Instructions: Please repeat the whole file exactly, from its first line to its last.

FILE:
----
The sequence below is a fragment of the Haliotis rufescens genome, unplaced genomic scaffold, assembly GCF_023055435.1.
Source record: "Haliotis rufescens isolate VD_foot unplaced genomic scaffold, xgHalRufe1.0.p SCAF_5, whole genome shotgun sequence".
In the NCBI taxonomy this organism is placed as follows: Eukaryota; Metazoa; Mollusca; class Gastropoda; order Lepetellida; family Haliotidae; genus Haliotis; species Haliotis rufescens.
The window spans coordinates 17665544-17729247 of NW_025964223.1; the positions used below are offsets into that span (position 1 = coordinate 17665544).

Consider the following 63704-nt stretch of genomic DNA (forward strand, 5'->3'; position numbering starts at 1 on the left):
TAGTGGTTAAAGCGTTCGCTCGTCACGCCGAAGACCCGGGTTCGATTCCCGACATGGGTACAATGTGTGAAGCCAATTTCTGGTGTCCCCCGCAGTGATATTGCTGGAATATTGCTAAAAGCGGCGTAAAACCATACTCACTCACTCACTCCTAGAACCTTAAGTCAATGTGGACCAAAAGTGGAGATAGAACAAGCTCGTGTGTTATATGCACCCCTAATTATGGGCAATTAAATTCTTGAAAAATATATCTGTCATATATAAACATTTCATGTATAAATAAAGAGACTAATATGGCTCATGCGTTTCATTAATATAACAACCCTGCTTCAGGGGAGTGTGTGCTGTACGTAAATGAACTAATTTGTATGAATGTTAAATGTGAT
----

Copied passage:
The sequence below is a fragment of the Haliotis rufescens genome, unplaced genomic scaffold, assembly GCF_023055435.1.
Source record: "Haliotis rufescens isolate VD_foot unplaced genomic scaffold, xgHalRufe1.0.p SCAF_5, whole genome shotgun sequence".
In the NCBI taxonomy this organism is placed as follows: Eukaryota; Metazoa; Mollusca; class Gastropoda; order Lepetellida; family Haliotidae; genus Haliotis; species Haliotis rufescens.
The window spans coordinates 17665544-17729247 of NW_025964223.1; the positions used below are offsets into that span (position 1 = coordinate 17665544).

Consider the following 63704-nt stretch of genomic DNA (forward strand, 5'->3'; position numbering starts at 1 on the left):
TAGTGGTTAAAGCGTTCGCTCGTCACGCCGAAGACCCGGGTTCGATTCCCGACATGGGTACAATGTGTGAAGCCAATTTCTGGTGTCCCCCGCAGTGATATTGCTGGAATATTGCTAAAAGCGGCGTAAAACCATACTCACTCACTCACTCCTAGAACCTTAAGTCAATGTGGACCAAAAGTGGAGATAGAACAAGCTCGTGTGTTATATGCACCCCTAATTATGGGCAATTAAATTCTTGAAAAATATATCTGTCATATATAAACATTTCATGTATAAATAAAGAGACTAATATGGCTCATGCGTTTCATTAATATAACAACCCTGCTTCAGGGGAGTGTGTGCTGTACGTAAATGAACTAATTTGTATGAATGTTAAATGTGAT